Review |

Chava Alberstein and the Jerusalem East and West Orchestra: A Missed Opportunity

Despite the enthusiasm, the collaboration was not heartwarming

Ben Shalev
Ben Shalev
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Chava Alberstein on stage. The main musical decoding that was supposed to take place in this performance was a rhythmic one.
Chava Alberstein on stage. The main musical decoding that was supposed to take place in this performance was a rhythmic one. Credit: Moti Milrod
Ben Shalev
Ben Shalev

The picture that will remain in my memory from the October 4 performance of Chava Alberstein with the Jerusalem East and West Orchestra at the Tel Aviv Performing Arts Center is very specific.

One of the instrumentalists in the Orchestra plays a taqsim (an instrumental introduction by a single instrument, in the tradition of Arab music), all the other members of the orchestra are silent, and Alberstein stands at some distance from her microphone, watches the single musician who is playing, and is overcome, enchanted by the taqsim.

This scene was repeated four or five times during Alberstein’s performance with the Jerusalem East and West Orchestra, which was entitled Mishirey Eretz Ahavati (Songs of My Beloved Country). Once the soloist was oud player Elias Wakileh, once violinist Fadel Manna, once ney (Persian flute) player Tzahi Ventura.

They really played beautifully, and starting an Alberstein song with an oud or a ney is an unusual, and therefore interesting, sight.

And Alberstein, as she says repeatedly, loves music more than anything. She’s a sucker for beautiful playing. “Wherever there’s music, I rush in,” she said on Sunday toward the end of the performance, as a kind of explanation of her desire to perform with the Orchestra. During those wonderful moments of the taqsim, one could almost hear her heart swell. “Wow wow wow,” she murmured at the end of one of them.

But these moments were the exception. With all due respect to the taqsim selections, the heart of the performance was of course the encounter between the entire orchestra and Alberstein and her songs. And what happened when the orchestra played together with Alberstein did not cause my heart to swell and did not approach the realms of “Wow.”

Chava Alberstein performing with the Jerusalem East and West Orchestra.Credit: Moti Milrod

“This show was so… so...” said Tom Cohen, the orchestra’s conductor and musical director, finding it difficult to describe his feelings before one of the final songs. The word that jumped into my head was “a missed opportunity.” The hundreds of people who gave them a standing ovation at the end of the performance certainly won’t agree with me.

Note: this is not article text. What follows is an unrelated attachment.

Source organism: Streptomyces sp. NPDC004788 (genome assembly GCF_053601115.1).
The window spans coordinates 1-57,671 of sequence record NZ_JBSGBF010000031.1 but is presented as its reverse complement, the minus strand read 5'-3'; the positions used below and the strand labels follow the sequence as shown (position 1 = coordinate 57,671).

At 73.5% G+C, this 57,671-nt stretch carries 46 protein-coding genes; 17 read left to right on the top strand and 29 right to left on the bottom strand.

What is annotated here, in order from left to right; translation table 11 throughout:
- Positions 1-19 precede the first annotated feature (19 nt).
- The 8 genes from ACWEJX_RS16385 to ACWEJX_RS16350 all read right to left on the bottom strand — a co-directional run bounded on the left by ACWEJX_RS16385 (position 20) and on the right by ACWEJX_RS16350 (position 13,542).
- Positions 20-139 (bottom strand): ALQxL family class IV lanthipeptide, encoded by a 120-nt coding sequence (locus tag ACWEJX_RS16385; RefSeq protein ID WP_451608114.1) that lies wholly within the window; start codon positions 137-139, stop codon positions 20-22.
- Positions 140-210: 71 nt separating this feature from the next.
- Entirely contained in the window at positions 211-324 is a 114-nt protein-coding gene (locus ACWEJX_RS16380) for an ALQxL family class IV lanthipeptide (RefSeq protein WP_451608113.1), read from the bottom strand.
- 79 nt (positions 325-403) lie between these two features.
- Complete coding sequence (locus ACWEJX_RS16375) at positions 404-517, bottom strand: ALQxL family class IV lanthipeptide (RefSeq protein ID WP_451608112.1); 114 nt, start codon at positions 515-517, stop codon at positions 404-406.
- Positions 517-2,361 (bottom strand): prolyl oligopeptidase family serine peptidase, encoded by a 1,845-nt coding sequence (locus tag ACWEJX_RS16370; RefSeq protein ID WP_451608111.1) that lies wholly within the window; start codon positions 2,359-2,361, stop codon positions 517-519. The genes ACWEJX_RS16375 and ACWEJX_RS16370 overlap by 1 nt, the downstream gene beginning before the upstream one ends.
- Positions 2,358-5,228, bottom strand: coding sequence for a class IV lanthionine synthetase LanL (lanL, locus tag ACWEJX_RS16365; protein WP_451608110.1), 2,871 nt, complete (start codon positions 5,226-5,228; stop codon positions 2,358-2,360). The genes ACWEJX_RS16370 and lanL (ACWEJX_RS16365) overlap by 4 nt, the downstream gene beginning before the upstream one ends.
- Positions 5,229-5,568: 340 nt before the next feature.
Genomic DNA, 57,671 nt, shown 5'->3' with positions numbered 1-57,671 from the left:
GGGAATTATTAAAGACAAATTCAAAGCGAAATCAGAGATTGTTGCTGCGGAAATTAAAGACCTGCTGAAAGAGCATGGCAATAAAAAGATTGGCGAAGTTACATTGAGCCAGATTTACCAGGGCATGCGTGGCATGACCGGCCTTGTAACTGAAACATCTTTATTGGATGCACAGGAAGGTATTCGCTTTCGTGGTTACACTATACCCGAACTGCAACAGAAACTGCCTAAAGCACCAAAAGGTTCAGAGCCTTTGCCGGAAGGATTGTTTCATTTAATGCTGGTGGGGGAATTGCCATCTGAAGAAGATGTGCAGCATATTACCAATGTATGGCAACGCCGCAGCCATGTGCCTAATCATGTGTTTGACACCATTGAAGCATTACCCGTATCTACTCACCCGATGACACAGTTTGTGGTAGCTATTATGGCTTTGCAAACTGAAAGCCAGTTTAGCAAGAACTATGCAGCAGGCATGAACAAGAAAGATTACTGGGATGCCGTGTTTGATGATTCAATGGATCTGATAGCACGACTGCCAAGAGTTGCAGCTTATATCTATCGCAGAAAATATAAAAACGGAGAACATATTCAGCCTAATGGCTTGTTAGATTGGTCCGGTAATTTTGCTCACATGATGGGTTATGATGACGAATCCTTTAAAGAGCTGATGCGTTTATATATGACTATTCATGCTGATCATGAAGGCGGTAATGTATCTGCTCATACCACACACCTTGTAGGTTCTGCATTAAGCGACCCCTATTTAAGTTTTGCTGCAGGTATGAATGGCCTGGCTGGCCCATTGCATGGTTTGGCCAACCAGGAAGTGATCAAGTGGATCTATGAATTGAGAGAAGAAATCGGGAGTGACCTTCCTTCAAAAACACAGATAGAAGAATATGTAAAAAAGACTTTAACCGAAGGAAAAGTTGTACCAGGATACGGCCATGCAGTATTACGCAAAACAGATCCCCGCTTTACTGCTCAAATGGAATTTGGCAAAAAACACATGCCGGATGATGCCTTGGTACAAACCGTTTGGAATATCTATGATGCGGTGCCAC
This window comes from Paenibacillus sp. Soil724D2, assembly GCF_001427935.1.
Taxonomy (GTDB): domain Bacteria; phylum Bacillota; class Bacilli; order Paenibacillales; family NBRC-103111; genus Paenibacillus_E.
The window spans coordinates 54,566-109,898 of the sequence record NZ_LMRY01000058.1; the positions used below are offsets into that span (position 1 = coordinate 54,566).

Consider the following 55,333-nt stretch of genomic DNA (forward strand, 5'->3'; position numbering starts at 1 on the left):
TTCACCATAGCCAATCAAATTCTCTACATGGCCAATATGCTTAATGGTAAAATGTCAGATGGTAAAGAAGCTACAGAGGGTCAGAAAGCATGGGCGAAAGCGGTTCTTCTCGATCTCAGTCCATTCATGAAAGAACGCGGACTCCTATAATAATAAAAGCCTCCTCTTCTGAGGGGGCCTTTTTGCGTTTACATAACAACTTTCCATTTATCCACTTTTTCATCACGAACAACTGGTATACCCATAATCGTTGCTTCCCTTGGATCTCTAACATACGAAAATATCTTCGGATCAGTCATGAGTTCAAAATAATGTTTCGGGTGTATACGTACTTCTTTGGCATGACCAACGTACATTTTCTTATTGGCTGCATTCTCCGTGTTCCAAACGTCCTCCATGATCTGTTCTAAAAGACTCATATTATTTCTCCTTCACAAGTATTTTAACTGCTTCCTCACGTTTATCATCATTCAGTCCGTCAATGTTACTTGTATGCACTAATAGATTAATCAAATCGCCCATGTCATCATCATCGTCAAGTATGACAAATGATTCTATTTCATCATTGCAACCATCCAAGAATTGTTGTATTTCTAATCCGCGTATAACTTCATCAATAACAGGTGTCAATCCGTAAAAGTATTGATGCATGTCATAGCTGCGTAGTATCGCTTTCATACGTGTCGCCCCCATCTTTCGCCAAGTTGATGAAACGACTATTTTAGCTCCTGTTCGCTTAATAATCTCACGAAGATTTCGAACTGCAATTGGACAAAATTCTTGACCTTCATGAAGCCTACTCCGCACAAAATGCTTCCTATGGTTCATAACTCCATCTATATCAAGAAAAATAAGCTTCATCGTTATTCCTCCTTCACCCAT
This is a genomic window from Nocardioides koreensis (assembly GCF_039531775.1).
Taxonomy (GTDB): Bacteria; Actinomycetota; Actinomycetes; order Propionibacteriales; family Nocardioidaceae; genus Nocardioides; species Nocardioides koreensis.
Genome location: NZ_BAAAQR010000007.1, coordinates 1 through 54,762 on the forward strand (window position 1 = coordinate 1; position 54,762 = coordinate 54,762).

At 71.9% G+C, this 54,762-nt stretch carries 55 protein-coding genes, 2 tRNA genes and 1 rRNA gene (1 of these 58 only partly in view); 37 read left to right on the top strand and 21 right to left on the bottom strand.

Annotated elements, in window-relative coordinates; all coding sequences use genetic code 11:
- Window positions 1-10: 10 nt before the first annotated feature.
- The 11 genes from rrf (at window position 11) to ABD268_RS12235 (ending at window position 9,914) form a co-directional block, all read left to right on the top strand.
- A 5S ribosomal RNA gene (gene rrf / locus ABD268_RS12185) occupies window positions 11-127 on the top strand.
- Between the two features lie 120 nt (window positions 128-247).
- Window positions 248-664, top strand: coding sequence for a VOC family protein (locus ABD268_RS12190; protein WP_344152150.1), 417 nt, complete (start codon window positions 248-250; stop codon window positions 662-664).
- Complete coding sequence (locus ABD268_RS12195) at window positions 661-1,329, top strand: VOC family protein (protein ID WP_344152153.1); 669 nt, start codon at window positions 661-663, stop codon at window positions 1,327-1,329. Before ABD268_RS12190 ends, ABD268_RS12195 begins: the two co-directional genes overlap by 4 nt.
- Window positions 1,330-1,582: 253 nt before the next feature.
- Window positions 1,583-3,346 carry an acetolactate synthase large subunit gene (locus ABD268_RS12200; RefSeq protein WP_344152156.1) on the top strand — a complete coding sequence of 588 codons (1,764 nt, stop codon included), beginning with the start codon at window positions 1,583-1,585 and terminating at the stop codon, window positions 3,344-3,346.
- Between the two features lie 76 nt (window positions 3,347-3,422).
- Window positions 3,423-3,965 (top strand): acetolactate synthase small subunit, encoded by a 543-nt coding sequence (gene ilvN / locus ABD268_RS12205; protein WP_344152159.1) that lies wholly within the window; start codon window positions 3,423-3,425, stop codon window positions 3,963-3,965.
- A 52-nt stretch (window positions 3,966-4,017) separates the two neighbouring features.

The encounter between the orchestra, whether the classical Western or classical Eastern one, and singers from the world of pop music, is always a challenging one. It’s not a natural combination. In the case of this performance, there was presumably the additional challenge of bridging between East (the orchestra) and West (Alberstein), or Mizrah (North Africa and Middle East) and Ashkenaz (northern Europe).

This distance exists more in theory than in practice (both because the orchestra is described as East-West and because reducing Alberstein to a representative of Ashkenaz is absurd), but there is still a certain distance – in rhythms, for example. The orchestra is accustomed to beats that differ from those of Alberstein’s canonical songs (and all the songs in the show were from her canonical repertoire, from the 1960s and ’70s).

The audience at the Tel Aviv Performing Arts Center.Credit: Moti Milrod

The main musical decoding that was supposed to take place in this performance was a rhythmic one. The idea was to find the shared beat that illuminates the old songs in a new but delicate rhythm, one that is not artificial. I didn’t hear this beat being created. The required delicacy and depth were missing. In several instances the experiment was really forced – not to “easternize” Alberstein but to charge the songs with some optimistic energy of something new, maybe even a new, contemporary Israeliness.

A nice aspiration, but musically it didn’t work. Cohen did not exercise restraint, the orchestra often played too loudly and Alberstein tried to get used to the energetic beat and was not always successful. In certain instances it was really discordant, as in the song “Kemo Tzemah Bar,” for which Cohen for some reason chose a fast rhythm and danced on the stage. That was the encore, and the impression was that Cohen was trying by force to create an exciting crescendo, which had nothing at all to do with the song.

There were also successful or very successful renditions, whether coincidentally or not, of songs with a Spanish touch (“Chiuchim,” “Remez,” “Shir Ahava Yashan (Anita and Juan).” Alberstein said in the middle of the show that she wished that the composers of the songs, most of whom are no longer with us, could hear the orchestra’s new arrangements. But “Anita and Juan” is the only song about which I was sure that had the late composer Nahum Heiman been in the auditorium, he would have been very pleased.

Alberstein and the orchestra will repeat the performance in early January. We must hope that it will be more delicate and profound, and that we’ll be able to believe that even the composers Haim Barkany, Dafna Eilat, Mordechai Zeira, Moni Amarilio and Georges Moustaki would have enjoyed it.

Chava Alberstein and the Jerusalem East and West Orchestra at the Tel Aviv Performing Arts Center

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